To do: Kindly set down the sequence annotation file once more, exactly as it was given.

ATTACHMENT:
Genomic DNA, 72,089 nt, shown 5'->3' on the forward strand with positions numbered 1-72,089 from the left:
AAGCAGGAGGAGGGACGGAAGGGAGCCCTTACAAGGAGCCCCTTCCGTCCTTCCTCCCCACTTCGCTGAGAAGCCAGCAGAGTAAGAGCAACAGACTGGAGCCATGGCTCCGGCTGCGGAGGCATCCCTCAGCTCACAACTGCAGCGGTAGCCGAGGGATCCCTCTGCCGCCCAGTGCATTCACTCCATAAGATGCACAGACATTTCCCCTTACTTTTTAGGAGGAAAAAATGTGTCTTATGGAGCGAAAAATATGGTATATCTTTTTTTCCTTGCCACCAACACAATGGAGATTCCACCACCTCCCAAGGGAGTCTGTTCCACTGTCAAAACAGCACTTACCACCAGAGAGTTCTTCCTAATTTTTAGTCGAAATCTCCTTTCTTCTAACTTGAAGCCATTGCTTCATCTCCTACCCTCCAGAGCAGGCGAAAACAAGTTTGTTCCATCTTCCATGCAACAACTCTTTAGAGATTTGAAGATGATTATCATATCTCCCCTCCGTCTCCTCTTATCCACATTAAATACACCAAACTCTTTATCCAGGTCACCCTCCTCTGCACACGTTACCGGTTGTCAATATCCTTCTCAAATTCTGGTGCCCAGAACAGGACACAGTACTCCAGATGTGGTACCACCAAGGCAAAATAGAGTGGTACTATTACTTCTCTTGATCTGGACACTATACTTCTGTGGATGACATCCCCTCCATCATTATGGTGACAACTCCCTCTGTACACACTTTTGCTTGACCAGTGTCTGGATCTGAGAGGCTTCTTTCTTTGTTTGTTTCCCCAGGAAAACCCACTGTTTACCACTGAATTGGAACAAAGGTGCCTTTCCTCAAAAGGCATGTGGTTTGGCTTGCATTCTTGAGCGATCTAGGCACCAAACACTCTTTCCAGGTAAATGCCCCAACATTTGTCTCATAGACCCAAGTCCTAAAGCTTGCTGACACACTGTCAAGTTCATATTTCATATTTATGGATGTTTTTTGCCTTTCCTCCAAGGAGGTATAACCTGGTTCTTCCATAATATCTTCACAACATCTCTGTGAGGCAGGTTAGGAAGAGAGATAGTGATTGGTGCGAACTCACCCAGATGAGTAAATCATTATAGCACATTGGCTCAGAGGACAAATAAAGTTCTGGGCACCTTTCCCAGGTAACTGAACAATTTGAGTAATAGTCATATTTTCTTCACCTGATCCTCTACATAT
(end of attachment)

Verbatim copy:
Genomic DNA, 72,089 nt, shown 5'->3' on the forward strand with positions numbered 1-72,089 from the left:
AAGCAGGAGGAGGGACGGAAGGGAGCCCTTACAAGGAGCCCCTTCCGTCCTTCCTCCCCACTTCGCTGAGAAGCCAGCAGAGTAAGAGCAACAGACTGGAGCCATGGCTCCGGCTGCGGAGGCATCCCTCAGCTCACAACTGCAGCGGTAGCCGAGGGATCCCTCTGCCGCCCAGTGCATTCACTCCATAAGATGCACAGACATTTCCCCTTACTTTTTAGGAGGAAAAAATGTGTCTTATGGAGCGAAAAATATGGTATATCTTTTTTTCCTTGCCACCAACACAATGGAGATTCCACCACCTCCCAAGGGAGTCTGTTCCACTGTCAAAACAGCACTTACCACCAGAGAGTTCTTCCTAATTTTTAGTCGAAATCTCCTTTCTTCTAACTTGAAGCCATTGCTTCATCTCCTACCCTCCAGAGCAGGCGAAAACAAGTTTGTTCCATCTTCCATGCAACAACTCTTTAGAGATTTGAAGATGATTATCATATCTCCCCTCCGTCTCCTCTTATCCACATTAAATACACCAAACTCTTTATCCAGGTCACCCTCCTCTGCACACGTTACCGGTTGTCAATATCCTTCTCAAATTCTGGTGCCCAGAACAGGACACAGTACTCCAGATGTGGTACCACCAAGGCAAAATAGAGTGGTACTATTACTTCTCTTGATCTGGACACTATACTTCTGTGGATGACATCCCCTCCATCATTATGGTGACAACTCCCTCTGTACACACTTTTGCTTGACCAGTGTCTGGATCTGAGAGGCTTCTTTCTTTGTTTGTTTCCCCAGGAAAACCCACTGTTTACCACTGAATTGGAACAAAGGTGCCTTTCCTCAAAAGGCATGTGGTTTGGCTTGCATTCTTGAGCGATCTAGGCACCAAACACTCTTTCCAGGTAAATGCCCCAACATTTGTCTCATAGACCCAAGTCCTAAAGCTTGCTGACACACTGTCAAGTTCATATTTCATATTTATGGATGTTTTTTGCCTTTCCTCCAAGGAGGTATAACCTGGTTCTTCCATAATATCTTCACAACATCTCTGTGAGGCAGGTTAGGAAGAGAGATAGTGATTGGTGCGAACTCACCCAGATGAGTAAATCATTATAGCACATTGGCTCAGAGGACAAATAAAGTTCTGGGCACCTTTCCCAGGTAACTGAACAATTTGAGTAATAGTCATATTTTCTTCACCTGATCCTCTACATAT